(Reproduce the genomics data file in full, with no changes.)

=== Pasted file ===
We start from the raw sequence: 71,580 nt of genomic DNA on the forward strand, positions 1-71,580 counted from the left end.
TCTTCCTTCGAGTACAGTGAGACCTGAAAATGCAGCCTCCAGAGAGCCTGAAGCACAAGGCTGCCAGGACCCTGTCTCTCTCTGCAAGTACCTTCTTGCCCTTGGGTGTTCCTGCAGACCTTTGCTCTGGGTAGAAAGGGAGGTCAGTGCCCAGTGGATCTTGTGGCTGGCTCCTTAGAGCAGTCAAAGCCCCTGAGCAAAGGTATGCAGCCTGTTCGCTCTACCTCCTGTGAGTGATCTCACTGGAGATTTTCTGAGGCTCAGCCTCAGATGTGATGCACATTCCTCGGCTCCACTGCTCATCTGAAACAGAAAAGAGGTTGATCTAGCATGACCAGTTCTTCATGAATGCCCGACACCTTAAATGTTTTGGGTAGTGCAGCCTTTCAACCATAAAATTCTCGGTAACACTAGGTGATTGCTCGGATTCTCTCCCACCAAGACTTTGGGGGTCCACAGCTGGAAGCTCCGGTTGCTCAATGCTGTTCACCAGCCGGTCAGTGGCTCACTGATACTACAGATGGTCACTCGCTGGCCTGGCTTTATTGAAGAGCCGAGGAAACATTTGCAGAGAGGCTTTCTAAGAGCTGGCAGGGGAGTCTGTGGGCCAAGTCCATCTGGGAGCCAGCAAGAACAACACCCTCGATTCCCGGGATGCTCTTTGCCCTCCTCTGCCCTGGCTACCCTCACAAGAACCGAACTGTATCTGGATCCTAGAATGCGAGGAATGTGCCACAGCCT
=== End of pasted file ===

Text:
We start from the raw sequence: 71,580 nt of genomic DNA on the forward strand, positions 1-71,580 counted from the left end.
TCTTCCTTCGAGTACAGTGAGACCTGAAAATGCAGCCTCCAGAGAGCCTGAAGCACAAGGCTGCCAGGACCCTGTCTCTCTCTGCAAGTACCTTCTTGCCCTTGGGTGTTCCTGCAGACCTTTGCTCTGGGTAGAAAGGGAGGTCAGTGCCCAGTGGATCTTGTGGCTGGCTCCTTAGAGCAGTCAAAGCCCCTGAGCAAAGGTATGCAGCCTGTTCGCTCTACCTCCTGTGAGTGATCTCACTGGAGATTTTCTGAGGCTCAGCCTCAGATGTGATGCACATTCCTCGGCTCCACTGCTCATCTGAAACAGAAAAGAGGTTGATCTAGCATGACCAGTTCTTCATGAATGCCCGACACCTTAAATGTTTTGGGTAGTGCAGCCTTTCAACCATAAAATTCTCGGTAACACTAGGTGATTGCTCGGATTCTCTCCCACCAAGACTTTGGGGGTCCACAGCTGGAAGCTCCGGTTGCTCAATGCTGTTCACCAGCCGGTCAGTGGCTCACTGATACTACAGATGGTCACTCGCTGGCCTGGCTTTATTGAAGAGCCGAGGAAACATTTGCAGAGAGGCTTTCTAAGAGCTGGCAGGGGAGTCTGTGGGCCAAGTCCATCTGGGAGCCAGCAAGAACAACACCCTCGATTCCCGGGATGCTCTTTGCCCTCCTCTGCCCTGGCTACCCTCACAAGAACCGAACTGTATCTGGATCCTAGAATGCGAGGAATGTGCCACAGCCT